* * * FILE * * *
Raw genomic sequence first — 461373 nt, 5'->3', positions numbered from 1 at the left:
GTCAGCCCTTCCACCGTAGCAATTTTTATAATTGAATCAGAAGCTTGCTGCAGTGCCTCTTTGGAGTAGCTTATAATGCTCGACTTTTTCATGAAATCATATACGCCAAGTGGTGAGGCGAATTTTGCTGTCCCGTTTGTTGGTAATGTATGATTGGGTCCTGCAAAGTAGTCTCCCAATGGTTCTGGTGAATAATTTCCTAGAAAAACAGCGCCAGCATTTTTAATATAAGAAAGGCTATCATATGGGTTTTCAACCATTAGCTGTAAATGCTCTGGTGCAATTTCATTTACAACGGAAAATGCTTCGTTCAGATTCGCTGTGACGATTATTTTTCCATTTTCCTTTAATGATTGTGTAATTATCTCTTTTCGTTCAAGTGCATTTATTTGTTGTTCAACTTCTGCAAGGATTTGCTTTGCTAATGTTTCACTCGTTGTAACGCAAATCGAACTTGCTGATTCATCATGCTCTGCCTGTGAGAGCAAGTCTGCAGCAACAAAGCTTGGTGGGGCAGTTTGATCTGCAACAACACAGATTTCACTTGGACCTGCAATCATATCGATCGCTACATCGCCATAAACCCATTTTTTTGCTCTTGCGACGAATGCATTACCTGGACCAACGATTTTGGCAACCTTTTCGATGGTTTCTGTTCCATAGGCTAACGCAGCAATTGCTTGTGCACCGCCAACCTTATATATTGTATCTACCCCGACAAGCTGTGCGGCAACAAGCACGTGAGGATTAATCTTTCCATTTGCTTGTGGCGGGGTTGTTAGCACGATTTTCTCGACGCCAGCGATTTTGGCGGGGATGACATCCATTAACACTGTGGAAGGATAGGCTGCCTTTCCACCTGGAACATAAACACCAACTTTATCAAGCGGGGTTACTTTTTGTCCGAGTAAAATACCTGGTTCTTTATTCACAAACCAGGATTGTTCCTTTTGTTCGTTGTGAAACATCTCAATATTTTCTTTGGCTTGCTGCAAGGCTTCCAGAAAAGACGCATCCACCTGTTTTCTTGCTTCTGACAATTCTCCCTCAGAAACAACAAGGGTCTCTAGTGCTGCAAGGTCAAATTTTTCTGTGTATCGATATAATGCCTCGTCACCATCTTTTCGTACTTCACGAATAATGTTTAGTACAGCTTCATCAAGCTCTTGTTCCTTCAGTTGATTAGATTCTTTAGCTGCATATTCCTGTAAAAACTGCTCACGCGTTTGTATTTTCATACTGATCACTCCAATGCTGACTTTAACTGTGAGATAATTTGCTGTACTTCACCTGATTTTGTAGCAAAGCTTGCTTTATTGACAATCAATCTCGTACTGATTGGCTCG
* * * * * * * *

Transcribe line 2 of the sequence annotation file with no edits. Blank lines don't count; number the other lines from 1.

GTCAGCCCTTCCACCGTAGCAATTTTTATAATTGAATCAGAAGCTTGCTGCAGTGCCTCTTTGGAGTAGCTTATAATGCTCGACTTTTTCATGAAATCATATACGCCAAGTGGTGAGGCGAATTTTGCTGTCCCGTTTGTTGGTAATGTATGATTGGGTCCTGCAAAGTAGTCTCCCAATGGTTCTGGTGAATAATTTCCTAGAAAAACAGCGCCAGCATTTTTAATATAAGAAAGGCTATCATATGGGTTTTCAACCATTAGCTGTAAATGCTCTGGTGCAATTTCATTTACAACGGAAAATGCTTCGTTCAGATTCGCTGTGACGATTATTTTTCCATTTTCCTTTAATGATTGTGTAATTATCTCTTTTCGTTCAAGTGCATTTATTTGTTGTTCAACTTCTGCAAGGATTTGCTTTGCTAATGTTTCACTCGTTGTAACGCAAATCGAACTTGCTGATTCATCATGCTCTGCCTGTGAGAGCAAGTCTGCAGCAACAAAGCTTGGTGGGGCAGTTTGATCTGCAACAACACAGATTTCACTTGGACCTGCAATCATATCGATCGCTACATCGCCATAAACCCATTTTTTTGCTCTTGCGACGAATGCATTACCTGGACCAACGATTTTGGCAACCTTTTCGATGGTTTCTGTTCCATAGGCTAACGCAGCAATTGCTTGTGCACCGCCAACCTTATATATTGTATCTACCCCGACAAGCTGTGCGGCAACAAGCACGTGAGGATTAATCTTTCCATTTGCTTGTGGCGGGGTTGTTAGCACGATTTTCTCGACGCCAGCGATTTTGGCGGGGATGACATCCATTAACACTGTGGAAGGATAGGCTGCCTTTCCACCTGGAACATAAACACCAACTTTATCAAGCGGGGTTACTTTTTGTCCGAGTAAAATACCTGGTTCTTTATTCACAAACCAGGATTGTTCCTTTTGTTCGTTGTGAAACATCTCAATATTTTCTTTGGCTTGCTGCAAGGCTTCCAGAAAAGACGCATCCACCTGTTTTCTTGCTTCTGACAATTCTCCCTCAGAAACAACAAGGGTCTCTAGTGCTGCAAGGTCAAATTTTTCTGTGTATCGATATAATGCCTCGTCACCATCTTTTCGTACTTCACGAATAATGTTTAGTACAGCTTCATCAAGCTCTTGTTCCTTCAGTTGATTAGATTCTTTAGCTGCATATTCCTGTAAAAACTGCTCACGCGTTTGTATTTTCATACTGATCACTCCAATGCTGACTTTAACTGTGAGATAATTTGCTGTACTTCACCTGATTTTGTAGCAAAGCTTGCTTTATTGACAATCAATCTCGTACTGATTGGCTCG